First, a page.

on another note coyotes help keep the populations of deer and white footed mice down! another reason to help protect them

      1. Larry Thorngren Avatar

        Ticks and other parasites do not have any “purpose” and neither do any other animals, including ourselves. They simply have found a way to exist and reproduce, the same as any other successful species.
        Only humans run around labeling living things as “good” or “bad” depending on how we perceive them.

  7. Ralph Maughan Avatar
    Ralph Maughan

    In order of importance in nourishing and infecting the deer ticks are the white footed mouse, chipmunk, shrew. Any mammal or even most reptiles can provide a blood meal, however.

    The ticks are not born infected, and the ticks in a locale can range from a few per cent to ninety per cent infected by Lyme Disease.

    A single white tailed deer can give as many as 2-million ticks a blood meal in a year. Nonetheless, their contribution to the total of infected ticks is just an asterisk.

  8. Wolfy Avatar

    Lost four dogs in two years to Lyme’s Disease and knew of several people who contracted it as well. Its a nasty disease and should be treated as we do rabies. If you live in high tick or disease rate areas, get your pets vaccinated and always do “tick checks”.

  9. Bill Le Voir-Barry Avatar

    This disease may continue to spread, as Grey Wolves control deer populations naturally that carry Lyme Disease. The more that wolves are hunted back to extinction, we, as humans, are also loosing a natural protection of lyme disease. States and Department of Natural Resources don’t want you (us) to know that.

    Please see my petition that I started to help get the wolves back into Federal Protection. I know it’s only a start, but I wanted to do something!!

  10. Larry Thorngren Avatar

    I went out this morning and put up a hummingbird feeder and two yellowjacket traps. Obviously I have decided that hummingbirds are “good” and that yellowjackets are “bad”.
    I have discovered that I can “manage” the number of yellowjacket nests around my acre by “harvesting” the yellowjacket queens as they come out of hibernation.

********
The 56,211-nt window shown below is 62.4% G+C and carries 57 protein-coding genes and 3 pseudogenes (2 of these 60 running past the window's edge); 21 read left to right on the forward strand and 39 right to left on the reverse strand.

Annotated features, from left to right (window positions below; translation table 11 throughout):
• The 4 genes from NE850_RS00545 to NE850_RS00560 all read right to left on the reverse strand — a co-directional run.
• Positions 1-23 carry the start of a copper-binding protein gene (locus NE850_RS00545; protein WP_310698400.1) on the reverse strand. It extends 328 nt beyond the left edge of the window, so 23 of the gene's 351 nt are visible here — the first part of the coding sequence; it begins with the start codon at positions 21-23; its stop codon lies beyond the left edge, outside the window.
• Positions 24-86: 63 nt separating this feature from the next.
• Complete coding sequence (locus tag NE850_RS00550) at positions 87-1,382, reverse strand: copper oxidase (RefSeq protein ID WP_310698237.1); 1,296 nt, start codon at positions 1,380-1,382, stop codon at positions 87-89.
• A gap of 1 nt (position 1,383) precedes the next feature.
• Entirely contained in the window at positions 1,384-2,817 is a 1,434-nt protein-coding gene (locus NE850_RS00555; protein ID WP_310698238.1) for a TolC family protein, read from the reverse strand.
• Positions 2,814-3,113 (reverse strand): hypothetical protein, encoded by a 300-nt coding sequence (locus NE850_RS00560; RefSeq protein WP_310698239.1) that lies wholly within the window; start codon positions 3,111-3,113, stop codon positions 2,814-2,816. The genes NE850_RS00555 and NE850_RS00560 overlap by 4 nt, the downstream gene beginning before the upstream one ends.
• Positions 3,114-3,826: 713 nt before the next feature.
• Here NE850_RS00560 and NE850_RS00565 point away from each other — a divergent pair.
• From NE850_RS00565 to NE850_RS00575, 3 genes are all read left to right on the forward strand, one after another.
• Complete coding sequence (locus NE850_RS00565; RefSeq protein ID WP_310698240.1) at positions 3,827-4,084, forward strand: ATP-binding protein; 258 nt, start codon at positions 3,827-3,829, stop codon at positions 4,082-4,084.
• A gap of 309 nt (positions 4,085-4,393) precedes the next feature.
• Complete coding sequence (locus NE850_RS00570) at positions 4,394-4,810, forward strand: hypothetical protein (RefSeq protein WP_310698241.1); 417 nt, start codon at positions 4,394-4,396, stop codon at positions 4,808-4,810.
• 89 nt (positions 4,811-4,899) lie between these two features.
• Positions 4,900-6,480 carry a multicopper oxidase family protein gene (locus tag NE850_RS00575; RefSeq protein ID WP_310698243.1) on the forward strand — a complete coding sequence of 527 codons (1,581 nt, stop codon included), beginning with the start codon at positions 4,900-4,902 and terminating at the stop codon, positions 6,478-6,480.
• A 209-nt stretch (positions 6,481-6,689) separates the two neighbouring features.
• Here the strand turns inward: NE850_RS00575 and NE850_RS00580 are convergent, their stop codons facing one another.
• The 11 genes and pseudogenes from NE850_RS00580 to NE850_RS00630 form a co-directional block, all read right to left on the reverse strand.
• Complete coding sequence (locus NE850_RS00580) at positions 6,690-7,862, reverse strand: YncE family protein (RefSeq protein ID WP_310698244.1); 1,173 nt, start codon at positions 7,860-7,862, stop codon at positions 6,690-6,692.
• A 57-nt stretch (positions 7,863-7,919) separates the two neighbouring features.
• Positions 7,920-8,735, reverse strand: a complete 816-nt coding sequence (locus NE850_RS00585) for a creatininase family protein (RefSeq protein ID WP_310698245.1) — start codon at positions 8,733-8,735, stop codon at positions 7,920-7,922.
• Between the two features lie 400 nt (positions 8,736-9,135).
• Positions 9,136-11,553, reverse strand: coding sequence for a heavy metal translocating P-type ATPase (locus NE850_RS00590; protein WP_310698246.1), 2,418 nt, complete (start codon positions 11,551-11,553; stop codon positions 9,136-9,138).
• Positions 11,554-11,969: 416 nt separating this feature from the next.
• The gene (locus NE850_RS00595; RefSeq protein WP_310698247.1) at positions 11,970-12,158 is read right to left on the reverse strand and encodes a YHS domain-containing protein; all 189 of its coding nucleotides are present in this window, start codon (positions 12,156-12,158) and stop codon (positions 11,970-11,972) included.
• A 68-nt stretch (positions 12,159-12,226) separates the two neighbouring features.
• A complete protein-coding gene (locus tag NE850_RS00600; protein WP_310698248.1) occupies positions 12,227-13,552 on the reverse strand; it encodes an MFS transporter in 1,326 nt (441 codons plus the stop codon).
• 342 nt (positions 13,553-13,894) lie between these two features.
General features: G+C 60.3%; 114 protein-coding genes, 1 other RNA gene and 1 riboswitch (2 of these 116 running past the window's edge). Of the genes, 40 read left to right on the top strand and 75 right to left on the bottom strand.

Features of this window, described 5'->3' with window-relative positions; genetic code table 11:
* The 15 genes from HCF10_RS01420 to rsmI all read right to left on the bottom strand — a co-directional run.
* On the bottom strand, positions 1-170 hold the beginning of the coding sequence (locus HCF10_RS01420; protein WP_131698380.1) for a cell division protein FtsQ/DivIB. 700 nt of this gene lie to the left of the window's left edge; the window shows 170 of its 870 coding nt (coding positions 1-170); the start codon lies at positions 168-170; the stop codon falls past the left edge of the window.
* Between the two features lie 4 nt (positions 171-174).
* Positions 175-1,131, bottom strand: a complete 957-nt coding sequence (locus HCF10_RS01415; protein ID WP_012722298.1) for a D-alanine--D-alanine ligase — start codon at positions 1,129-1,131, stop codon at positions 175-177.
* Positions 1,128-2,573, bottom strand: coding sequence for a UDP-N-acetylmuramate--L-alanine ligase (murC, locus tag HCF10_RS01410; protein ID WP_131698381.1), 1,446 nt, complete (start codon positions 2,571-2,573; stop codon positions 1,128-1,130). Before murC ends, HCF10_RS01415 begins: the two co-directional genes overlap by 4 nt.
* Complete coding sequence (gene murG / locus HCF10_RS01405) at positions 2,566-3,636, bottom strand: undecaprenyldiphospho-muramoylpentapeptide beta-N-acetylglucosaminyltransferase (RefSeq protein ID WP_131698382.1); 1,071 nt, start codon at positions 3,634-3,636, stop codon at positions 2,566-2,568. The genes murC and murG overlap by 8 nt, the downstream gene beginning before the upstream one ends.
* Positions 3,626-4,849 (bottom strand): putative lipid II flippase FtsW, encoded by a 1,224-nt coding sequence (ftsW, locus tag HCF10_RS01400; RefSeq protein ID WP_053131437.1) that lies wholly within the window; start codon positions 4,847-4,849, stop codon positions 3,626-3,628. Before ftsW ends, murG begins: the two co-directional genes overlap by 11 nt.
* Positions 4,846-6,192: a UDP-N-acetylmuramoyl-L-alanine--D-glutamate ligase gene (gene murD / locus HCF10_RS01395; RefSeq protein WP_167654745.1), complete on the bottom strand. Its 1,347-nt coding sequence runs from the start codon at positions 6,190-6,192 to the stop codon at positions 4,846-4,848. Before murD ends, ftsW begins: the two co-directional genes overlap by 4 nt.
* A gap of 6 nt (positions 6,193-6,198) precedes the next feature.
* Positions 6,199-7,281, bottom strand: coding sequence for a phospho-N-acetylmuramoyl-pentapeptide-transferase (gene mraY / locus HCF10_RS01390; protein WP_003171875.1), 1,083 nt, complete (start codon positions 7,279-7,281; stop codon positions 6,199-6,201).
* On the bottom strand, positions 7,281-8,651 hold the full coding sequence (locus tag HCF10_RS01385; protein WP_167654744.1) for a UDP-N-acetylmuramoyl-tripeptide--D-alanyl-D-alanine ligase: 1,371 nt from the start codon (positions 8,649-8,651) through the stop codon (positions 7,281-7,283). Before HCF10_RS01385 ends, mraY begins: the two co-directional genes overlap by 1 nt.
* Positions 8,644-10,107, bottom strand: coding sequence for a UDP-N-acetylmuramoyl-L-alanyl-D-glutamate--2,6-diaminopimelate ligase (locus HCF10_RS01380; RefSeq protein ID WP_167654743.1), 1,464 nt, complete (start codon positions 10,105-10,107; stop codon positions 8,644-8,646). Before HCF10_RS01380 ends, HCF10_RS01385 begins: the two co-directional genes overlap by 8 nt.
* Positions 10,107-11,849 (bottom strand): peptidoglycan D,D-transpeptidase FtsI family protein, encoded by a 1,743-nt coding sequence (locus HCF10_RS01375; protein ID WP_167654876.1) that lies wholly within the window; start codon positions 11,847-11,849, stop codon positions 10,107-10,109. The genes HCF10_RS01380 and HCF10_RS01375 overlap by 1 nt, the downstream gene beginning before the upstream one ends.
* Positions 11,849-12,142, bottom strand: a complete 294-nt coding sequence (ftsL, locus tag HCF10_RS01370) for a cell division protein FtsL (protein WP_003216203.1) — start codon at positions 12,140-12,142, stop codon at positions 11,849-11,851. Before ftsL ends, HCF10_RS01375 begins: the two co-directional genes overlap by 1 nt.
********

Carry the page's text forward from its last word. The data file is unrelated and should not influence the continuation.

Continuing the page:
The locals have decided that Mosquitoes are “bad” and have voted in a mosquito abatement district. Mosquito foggers patol the area around Cascade Lake at night, all summer, spraying pesticides(malathion) to kill the “bad” mosquitoes. I have discovered that the poison fog kills all of the “good” bumble bees, so I do not let them spray mosquito poison along my dead end road. They post it with small “no spray” signs and leave me and the bumble bees alone.
    In my own way, I decide what is “bad” and what is
    “good”, based on my own likes and dislikes.
    Trying to get everyone to agree on which living things to let live and which to kill is a very difficult endeavor.

  11. Peter Liepmann Avatar
    Peter Liepmann

    The other response is to kill the ticks- which chickens and guinea fowl are very good at doing.


Dr. Ralph Maughan is professor emeritus of political science at Idaho State University. He was a Western Watersheds Project Board Member off and on for many years, and was also its President for several years. For a long time he produced Ralph Maughan’s Wolf Report. He was a founder of the Greater Yellowstone Coalition. He and Jackie Johnson Maughan wrote three editions of “Hiking Idaho.” He also wrote “Beyond the Tetons” and “Backpacking Wyoming’s Teton and Washakie Wilderness.” He created and is the administrator of The Wildlife News.